While your chances of being audited may be at historic lows, if you’re unlucky enough to be selected for an audit, you are likely in a panic. Calm down and review the steps you can take now.
1. Determine the type of audit you’re facing.
There are audits, and there are audits. Not every type of audit is lengthy and painful.
- Correspondence audits are letters that typically request proof of positions taken on a return that the IRS is questioning. For example, the letter may ask for proof that you bought office furniture. The matter can be easily handled by sending photocopies of the receipt or credit card statement showing the date and amount of the purchase. Or an independent contractor may have inadvertently failed to include as income an amount reported on Form 1099-MISC. Upon receiving the IRS letter, the contractor may agree to pay the tax shortfall from this omission. The vast majority of IRS audits are simply inquiries by mail. For instance, in the government’s 2014 fiscal year, 71 percent of all audits were conducted by mail.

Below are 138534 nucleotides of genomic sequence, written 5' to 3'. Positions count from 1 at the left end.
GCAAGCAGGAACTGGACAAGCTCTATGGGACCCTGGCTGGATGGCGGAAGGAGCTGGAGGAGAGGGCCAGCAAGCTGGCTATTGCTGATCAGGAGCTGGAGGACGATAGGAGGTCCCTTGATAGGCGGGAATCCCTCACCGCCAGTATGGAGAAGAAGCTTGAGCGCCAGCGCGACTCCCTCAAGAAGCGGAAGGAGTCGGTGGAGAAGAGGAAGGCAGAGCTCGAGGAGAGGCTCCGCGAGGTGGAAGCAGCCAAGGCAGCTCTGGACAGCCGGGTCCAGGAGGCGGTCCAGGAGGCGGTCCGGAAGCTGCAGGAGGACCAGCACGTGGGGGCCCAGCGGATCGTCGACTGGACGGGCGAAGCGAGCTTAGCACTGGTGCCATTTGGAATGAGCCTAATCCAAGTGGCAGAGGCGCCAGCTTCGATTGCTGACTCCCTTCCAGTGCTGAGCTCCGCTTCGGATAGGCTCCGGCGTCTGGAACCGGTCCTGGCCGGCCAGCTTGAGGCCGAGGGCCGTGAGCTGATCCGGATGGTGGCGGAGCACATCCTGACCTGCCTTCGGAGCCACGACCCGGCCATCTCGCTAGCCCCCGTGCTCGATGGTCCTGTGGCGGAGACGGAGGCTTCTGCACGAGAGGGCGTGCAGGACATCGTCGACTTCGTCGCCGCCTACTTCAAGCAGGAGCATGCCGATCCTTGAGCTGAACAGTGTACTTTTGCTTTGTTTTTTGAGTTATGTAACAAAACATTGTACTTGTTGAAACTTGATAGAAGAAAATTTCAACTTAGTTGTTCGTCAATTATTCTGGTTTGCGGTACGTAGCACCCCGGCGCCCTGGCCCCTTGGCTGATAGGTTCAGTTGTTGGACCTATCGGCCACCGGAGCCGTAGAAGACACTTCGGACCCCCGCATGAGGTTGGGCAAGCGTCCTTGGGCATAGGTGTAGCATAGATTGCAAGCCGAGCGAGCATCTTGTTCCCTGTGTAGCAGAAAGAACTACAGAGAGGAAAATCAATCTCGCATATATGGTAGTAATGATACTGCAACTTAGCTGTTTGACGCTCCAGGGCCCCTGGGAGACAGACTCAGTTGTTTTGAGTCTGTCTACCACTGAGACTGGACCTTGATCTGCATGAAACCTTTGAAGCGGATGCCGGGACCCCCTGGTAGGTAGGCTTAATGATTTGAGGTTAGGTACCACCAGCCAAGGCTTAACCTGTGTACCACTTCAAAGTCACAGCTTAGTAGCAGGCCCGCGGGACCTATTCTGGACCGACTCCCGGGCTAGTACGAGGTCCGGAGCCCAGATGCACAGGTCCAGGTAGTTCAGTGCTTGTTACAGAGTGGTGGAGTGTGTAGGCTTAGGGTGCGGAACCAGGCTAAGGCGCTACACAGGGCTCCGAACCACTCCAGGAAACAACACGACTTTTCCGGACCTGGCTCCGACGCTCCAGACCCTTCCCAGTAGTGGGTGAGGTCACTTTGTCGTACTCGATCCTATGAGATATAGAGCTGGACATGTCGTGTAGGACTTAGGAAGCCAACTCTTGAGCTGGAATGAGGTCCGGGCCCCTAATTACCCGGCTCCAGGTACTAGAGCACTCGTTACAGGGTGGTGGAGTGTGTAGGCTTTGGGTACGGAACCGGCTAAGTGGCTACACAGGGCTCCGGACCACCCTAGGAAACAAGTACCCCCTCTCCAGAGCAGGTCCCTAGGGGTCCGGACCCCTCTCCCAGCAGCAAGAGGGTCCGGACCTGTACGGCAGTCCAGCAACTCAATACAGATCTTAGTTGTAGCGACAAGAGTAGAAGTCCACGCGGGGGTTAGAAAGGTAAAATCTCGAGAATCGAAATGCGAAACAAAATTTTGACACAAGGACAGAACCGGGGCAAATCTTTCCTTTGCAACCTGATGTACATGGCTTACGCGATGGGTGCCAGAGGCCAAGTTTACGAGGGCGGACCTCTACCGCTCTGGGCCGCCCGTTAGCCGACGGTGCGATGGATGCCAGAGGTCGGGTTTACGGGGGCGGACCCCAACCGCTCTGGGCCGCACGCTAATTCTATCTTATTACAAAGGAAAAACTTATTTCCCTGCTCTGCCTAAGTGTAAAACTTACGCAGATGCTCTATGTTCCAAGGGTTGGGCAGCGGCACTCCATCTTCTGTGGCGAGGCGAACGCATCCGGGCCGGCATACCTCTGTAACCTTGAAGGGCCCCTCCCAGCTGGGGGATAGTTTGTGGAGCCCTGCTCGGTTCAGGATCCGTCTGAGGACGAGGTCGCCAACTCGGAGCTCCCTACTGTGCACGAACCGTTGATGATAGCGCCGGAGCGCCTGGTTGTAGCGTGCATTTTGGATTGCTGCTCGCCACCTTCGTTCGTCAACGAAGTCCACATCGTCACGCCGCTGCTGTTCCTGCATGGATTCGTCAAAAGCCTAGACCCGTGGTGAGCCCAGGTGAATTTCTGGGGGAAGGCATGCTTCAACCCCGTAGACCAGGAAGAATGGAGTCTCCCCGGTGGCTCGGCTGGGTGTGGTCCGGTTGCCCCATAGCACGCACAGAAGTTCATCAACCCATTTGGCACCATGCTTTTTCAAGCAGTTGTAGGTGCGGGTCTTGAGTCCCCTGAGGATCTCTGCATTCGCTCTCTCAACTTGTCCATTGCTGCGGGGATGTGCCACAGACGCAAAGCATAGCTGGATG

- Office audits are audits conducted in an IRS office. This audit is more strenuous than a correspondence audit, but usually focuses only on particular matters that are laid out in a letter. For example, the IRS may be suspicious of a retail store owner who has deducted substantial travel costs. The agent here will want to see receipts for travel expenses as well as required documentation (e.g., the purpose of each trip and what occurred on it).